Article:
The British Empire and its effect on Plymouth


Widey Court Manor House


As you crossed over the A38 by the footbridge you come to the remains of the old entranceway to Widey Court Manor House. The old lodge used to lie close to Tavistock Road here. Sadly, the Widey Court Manor House no longer exists - it survived world wars and the Luftwaffe but fell to that most dastardly and cunning of villains - the town planner in 1954. Sadly after the Second World War, much of our history and heritage was not appreciated and ‘progress’ demanded new visions and modern buildings. The fact that a King of England used Widey Court to plan an attack on the port of Plymouth was not enough to save it nor its contents. Indeed the very bed where King Charles I slept when he commandeered the house as his headquarters and the beautiful marble fireplaces and its architecture dating back to the Doomsday in places was simply demolished and destroyed in situ. You can find the old path from the Manor House’s lodge to the original house and travel along the path that King Charles himself may have ridden himself in order to join his army in attacking Plymouth. As you walk along the slip road to the A38 you can turn left towards the much quieter Burnett Road, there then is a small pathway down towards a stream. This pathway was the old trail from the estate’s lodge to Widey Court which is now where Widey Court Primary school is located. Indeed, as you come up to the Western side of the school you can make out a much older walled part of road which now leads literally nowhere, but would have led you to the house once upon a time. King Charles almost certainly travelled this trail back in 1644. Additionally Prince Maurice used the house as his HQ back in 1643 and Prince Rupert and the Earl of Grenville also used the house on occasion. On the map you can also see the leat which ran down Tavistock Road and which was dammed by the Royalists to stop fresh water from getting to the Plymouth Garrison.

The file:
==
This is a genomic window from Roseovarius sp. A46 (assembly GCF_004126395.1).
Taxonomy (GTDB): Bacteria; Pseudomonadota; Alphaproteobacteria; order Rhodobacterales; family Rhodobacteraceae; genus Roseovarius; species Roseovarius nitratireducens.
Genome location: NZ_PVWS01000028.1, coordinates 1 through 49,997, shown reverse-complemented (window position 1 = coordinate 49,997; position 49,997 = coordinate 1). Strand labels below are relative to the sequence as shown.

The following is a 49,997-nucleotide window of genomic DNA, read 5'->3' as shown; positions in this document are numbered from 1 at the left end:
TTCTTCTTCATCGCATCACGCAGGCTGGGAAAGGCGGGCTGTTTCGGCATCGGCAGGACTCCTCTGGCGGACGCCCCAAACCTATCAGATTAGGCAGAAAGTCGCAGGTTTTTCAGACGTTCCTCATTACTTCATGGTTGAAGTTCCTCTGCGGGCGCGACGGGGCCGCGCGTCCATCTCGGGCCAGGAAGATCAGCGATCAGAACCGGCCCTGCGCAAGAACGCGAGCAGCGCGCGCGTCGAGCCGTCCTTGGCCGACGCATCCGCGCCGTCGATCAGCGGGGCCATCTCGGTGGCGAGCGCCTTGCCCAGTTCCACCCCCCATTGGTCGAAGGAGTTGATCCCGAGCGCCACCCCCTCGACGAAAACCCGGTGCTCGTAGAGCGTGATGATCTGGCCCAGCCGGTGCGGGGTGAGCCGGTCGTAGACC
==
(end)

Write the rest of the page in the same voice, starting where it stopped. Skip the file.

Empire in Your Backyard: Plymouth Article


Armed Forces | Art and Culture | Articles | Biographies | Colonies | Discussion | Glossary | Home | Library | Links | Map Room | Sources and Media | Science and Technology | Search | Student Zone | Timelines | TV & Film | Wargames


by Stephen Luscombe